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  William Swan and Edward Sherley mentioned as overseers in the will of William Beard in 1636, Surry Co. VA. (see BEARD)

Col. Samuel Swann, grandson of William, linked to Ralph Sherley who died 1693 Surry Co. VA.

Robert Sherley, dyer, married Martha Swane, July 26, 1624 of Little All Hallow Church, Thames Street, London. She was the daughter of Robert Swane, dyer. Children born to Robert and Martha SHERLEY, registered in same church... Daniel 1626, John 1629, Samuel 1631, Ann 1633, Robert 1639, Martha 1642,

The following information is from Brian Swan. We thank him for letting us post it on our web site.


The Family of William Swan of Virginia 

William Swan died in Virginia in February 1638/9, in his 52nd year, and was buried at Swann's Point in Virginia.  His wife was Judith Greene of Ratcliff, which was part of the parish of Stepney, London.

Judith Greene was baptised on 26 January 1588/9 at St. Dunstan, Stepney, the daughter of Richard Greene of Ratcliff; who is described in the parish register as a sailor. Her father, Richard Greene, had married Margery Showell on 19 September 1586 at Stepney. Judith Swann died in Virginia around March 1636.

William Swan married again on 1 May 1637, although the name of his second wife is unknown at present, and died the following year, leaving no children by his second wife.

The children of William and Judith Swan were:

1. THOMAS SWAN(N), born May 1616. On 1 March 1638/9 Thomas Swann of Swann's Point, Surry, re-patented land in James City County on the south side of the river, as held previously by his father. Most of the Headright patentees named are the same as those on the claim of his father. He also came into possession of an additional 300 acres on the south side of the James River, adjacent to land "Lately belonging to Captain Ralph Hamor, and now in possession of Jeremiah Clements". Thomas Swan was a Burgess for James City from 1645 to 1649; and for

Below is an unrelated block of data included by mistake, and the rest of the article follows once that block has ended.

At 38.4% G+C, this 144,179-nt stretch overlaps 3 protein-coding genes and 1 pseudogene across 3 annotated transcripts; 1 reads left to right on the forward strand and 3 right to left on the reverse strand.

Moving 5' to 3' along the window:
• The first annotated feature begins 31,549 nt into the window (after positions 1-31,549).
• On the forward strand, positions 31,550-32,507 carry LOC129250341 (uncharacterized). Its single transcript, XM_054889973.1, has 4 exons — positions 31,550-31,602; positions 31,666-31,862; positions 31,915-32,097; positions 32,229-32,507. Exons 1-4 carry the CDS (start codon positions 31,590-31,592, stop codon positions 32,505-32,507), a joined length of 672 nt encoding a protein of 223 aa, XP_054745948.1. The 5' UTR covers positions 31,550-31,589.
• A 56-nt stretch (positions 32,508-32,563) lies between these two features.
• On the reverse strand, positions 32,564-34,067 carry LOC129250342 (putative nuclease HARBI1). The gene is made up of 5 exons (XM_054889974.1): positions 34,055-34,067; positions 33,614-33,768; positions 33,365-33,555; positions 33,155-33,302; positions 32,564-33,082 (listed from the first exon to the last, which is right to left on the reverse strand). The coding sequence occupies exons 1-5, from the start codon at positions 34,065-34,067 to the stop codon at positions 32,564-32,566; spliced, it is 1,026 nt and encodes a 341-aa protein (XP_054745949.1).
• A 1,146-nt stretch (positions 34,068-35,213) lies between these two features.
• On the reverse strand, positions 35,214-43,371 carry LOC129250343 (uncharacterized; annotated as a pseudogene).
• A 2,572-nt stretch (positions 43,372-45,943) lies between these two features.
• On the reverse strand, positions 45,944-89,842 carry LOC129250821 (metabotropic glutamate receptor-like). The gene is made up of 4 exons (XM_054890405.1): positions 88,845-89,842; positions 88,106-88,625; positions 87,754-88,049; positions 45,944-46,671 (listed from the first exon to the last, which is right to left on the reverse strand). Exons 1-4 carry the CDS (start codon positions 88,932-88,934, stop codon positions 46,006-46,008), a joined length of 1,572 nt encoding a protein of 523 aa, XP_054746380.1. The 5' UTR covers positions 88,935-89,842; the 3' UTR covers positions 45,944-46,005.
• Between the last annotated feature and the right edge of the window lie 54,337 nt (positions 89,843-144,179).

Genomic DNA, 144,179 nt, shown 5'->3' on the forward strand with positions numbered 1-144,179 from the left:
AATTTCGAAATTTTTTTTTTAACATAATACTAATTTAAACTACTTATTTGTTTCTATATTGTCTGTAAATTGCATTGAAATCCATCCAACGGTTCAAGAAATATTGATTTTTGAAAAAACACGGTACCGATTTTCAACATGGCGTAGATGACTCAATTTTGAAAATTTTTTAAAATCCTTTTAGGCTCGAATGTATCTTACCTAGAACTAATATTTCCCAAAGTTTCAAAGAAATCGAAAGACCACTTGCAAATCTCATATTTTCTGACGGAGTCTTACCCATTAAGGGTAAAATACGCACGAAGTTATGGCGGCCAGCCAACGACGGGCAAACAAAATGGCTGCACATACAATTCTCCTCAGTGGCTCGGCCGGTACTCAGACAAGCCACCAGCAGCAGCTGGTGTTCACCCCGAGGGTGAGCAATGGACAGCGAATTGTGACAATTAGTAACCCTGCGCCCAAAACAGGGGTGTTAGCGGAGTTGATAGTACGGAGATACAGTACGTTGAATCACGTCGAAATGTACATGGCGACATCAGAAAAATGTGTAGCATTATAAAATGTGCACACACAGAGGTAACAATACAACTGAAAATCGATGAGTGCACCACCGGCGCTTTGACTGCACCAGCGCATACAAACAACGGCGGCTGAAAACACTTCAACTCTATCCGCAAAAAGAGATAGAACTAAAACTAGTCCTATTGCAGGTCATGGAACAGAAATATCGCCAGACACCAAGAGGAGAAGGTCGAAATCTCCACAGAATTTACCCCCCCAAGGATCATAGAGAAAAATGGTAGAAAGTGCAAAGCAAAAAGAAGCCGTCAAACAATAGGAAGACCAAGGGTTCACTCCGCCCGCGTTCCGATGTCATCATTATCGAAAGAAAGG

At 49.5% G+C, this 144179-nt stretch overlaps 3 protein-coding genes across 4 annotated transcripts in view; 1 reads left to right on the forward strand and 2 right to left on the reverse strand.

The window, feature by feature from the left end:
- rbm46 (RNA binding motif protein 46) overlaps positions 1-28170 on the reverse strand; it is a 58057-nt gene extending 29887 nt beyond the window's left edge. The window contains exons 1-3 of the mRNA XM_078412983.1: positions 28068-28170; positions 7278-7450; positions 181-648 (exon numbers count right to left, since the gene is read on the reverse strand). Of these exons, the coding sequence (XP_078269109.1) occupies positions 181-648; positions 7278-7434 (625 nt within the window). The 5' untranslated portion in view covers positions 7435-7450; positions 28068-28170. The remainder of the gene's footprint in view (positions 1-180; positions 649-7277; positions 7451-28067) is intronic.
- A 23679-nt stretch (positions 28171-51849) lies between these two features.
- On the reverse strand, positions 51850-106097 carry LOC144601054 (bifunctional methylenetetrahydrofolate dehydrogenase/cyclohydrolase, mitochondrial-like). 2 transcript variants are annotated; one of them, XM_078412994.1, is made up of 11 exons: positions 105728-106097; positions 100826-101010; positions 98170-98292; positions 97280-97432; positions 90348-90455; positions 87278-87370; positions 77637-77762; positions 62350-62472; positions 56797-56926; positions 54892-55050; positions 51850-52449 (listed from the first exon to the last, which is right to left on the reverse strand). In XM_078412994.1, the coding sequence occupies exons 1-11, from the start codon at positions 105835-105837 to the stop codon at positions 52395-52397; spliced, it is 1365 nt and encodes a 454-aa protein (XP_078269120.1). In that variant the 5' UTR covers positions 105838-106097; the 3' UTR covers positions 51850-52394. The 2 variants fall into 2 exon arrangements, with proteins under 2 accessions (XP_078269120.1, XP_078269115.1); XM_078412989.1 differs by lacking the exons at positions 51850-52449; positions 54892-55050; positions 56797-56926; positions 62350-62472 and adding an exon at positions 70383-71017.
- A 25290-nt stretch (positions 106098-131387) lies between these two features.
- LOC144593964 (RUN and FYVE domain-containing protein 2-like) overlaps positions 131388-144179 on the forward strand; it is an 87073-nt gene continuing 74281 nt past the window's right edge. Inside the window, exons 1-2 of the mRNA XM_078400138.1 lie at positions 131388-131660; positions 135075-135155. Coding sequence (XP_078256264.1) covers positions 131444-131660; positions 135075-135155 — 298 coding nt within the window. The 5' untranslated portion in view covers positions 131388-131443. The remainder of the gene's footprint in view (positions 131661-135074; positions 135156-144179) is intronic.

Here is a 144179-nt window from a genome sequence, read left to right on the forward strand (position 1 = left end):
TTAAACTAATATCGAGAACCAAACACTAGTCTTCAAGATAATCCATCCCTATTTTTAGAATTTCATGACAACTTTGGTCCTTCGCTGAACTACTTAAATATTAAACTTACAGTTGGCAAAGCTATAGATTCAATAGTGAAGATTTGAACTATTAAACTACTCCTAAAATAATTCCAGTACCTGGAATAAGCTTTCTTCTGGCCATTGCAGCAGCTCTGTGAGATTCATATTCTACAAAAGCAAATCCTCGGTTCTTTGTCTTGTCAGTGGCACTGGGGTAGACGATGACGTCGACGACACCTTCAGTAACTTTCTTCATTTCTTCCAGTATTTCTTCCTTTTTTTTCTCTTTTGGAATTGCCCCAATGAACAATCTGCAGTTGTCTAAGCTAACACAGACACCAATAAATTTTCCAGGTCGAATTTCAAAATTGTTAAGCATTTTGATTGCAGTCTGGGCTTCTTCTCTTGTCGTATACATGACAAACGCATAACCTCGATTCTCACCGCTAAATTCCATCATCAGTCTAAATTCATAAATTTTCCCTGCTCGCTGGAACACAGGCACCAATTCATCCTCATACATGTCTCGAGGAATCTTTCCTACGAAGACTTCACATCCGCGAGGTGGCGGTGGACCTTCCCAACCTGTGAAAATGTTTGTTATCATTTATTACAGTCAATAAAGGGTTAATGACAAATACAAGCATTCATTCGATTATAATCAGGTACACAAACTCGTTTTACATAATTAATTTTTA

Surry from 1657 to 1658. He was a Lieutenant Colonel in 1658, and was appointed a Member of the Council in 1659, which place he held until his death. His name occurs frequently in the records of Surry, of which County he was appointed a Justice and Lieutenant Colonel of the Militia in 1652.

A letter survives written to him from Roger Green at Gravesend on 13 October 1663. It is not known if this Roger Green is a relation, although the tone of the letter seems to imply this. Roger Greene was an emigrant to Virginia in 1635 on board the ship "Abraham", when he was aged 24, and was therefore born around 1610/11 [J. C. Hotten, Original Lists of Persons Emigrating to America 1600-1700, Chatto & Windus, 1874]. On 2 December 1665 Thomas Swann was appointed, along with William Drummond, by Governor of Virginia to look after the ship "Recovery" which had lost her Master owing to his arrest by the Governor, Sir William Berkeley. Berkeley persuaded Roger Newham to accept the post; and after hire by Thomas Swann and William Drummond, he set sail from Jamestown with a cargo of tobacco. This included 44 hogsheads for Henry Spratt, 66 hogsheads for William Drummond and 36 hogsheads for Thomas Swann, as the three main freighters. Their Agents in London were Mr. Shakerly for Swann; John Carrill for Drummond and William Yeoman for Spratt [HCA 13/76].